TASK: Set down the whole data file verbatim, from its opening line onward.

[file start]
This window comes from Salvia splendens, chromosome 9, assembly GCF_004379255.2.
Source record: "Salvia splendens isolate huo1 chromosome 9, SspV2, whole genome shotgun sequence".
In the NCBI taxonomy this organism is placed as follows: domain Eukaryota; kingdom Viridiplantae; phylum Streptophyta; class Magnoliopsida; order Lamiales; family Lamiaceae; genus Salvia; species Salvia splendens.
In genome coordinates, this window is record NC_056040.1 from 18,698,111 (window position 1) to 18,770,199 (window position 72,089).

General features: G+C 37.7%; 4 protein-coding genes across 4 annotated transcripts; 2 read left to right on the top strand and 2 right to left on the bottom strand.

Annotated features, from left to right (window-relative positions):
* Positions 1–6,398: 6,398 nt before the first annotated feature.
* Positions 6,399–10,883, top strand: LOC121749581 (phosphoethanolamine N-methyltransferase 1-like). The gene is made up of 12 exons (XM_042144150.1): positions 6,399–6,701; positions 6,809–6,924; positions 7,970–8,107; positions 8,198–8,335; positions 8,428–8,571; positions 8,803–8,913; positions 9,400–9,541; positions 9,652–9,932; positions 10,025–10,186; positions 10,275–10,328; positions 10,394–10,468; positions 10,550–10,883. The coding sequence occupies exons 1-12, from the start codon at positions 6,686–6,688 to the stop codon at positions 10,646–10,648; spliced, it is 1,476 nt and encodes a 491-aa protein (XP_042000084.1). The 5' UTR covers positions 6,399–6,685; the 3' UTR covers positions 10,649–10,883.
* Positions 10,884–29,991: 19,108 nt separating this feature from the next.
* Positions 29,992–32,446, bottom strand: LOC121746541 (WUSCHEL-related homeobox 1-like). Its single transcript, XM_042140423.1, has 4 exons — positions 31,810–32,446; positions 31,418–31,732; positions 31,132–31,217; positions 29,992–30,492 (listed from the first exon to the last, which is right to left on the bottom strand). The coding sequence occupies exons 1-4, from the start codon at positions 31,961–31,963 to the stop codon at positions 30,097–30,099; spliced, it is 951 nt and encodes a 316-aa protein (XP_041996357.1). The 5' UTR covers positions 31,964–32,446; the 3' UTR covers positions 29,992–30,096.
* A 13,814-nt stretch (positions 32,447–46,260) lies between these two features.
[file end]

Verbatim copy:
This window comes from Salvia splendens, chromosome 9, assembly GCF_004379255.2.
Source record: "Salvia splendens isolate huo1 chromosome 9, SspV2, whole genome shotgun sequence".
In the NCBI taxonomy this organism is placed as follows: domain Eukaryota; kingdom Viridiplantae; phylum Streptophyta; class Magnoliopsida; order Lamiales; family Lamiaceae; genus Salvia; species Salvia splendens.
In genome coordinates, this window is record NC_056040.1 from 18,698,111 (window position 1) to 18,770,199 (window position 72,089).

General features: G+C 37.7%; 4 protein-coding genes across 4 annotated transcripts; 2 read left to right on the top strand and 2 right to left on the bottom strand.

Annotated features, from left to right (window-relative positions):
* Positions 1–6,398: 6,398 nt before the first annotated feature.
* Positions 6,399–10,883, top strand: LOC121749581 (phosphoethanolamine N-methyltransferase 1-like). The gene is made up of 12 exons (XM_042144150.1): positions 6,399–6,701; positions 6,809–6,924; positions 7,970–8,107; positions 8,198–8,335; positions 8,428–8,571; positions 8,803–8,913; positions 9,400–9,541; positions 9,652–9,932; positions 10,025–10,186; positions 10,275–10,328; positions 10,394–10,468; positions 10,550–10,883. The coding sequence occupies exons 1-12, from the start codon at positions 6,686–6,688 to the stop codon at positions 10,646–10,648; spliced, it is 1,476 nt and encodes a 491-aa protein (XP_042000084.1). The 5' UTR covers positions 6,399–6,685; the 3' UTR covers positions 10,649–10,883.
* Positions 10,884–29,991: 19,108 nt separating this feature from the next.
* Positions 29,992–32,446, bottom strand: LOC121746541 (WUSCHEL-related homeobox 1-like). Its single transcript, XM_042140423.1, has 4 exons — positions 31,810–32,446; positions 31,418–31,732; positions 31,132–31,217; positions 29,992–30,492 (listed from the first exon to the last, which is right to left on the bottom strand). The coding sequence occupies exons 1-4, from the start codon at positions 31,961–31,963 to the stop codon at positions 30,097–30,099; spliced, it is 951 nt and encodes a 316-aa protein (XP_041996357.1). The 5' UTR covers positions 31,964–32,446; the 3' UTR covers positions 29,992–30,096.
* A 13,814-nt stretch (positions 32,447–46,260) lies between these two features.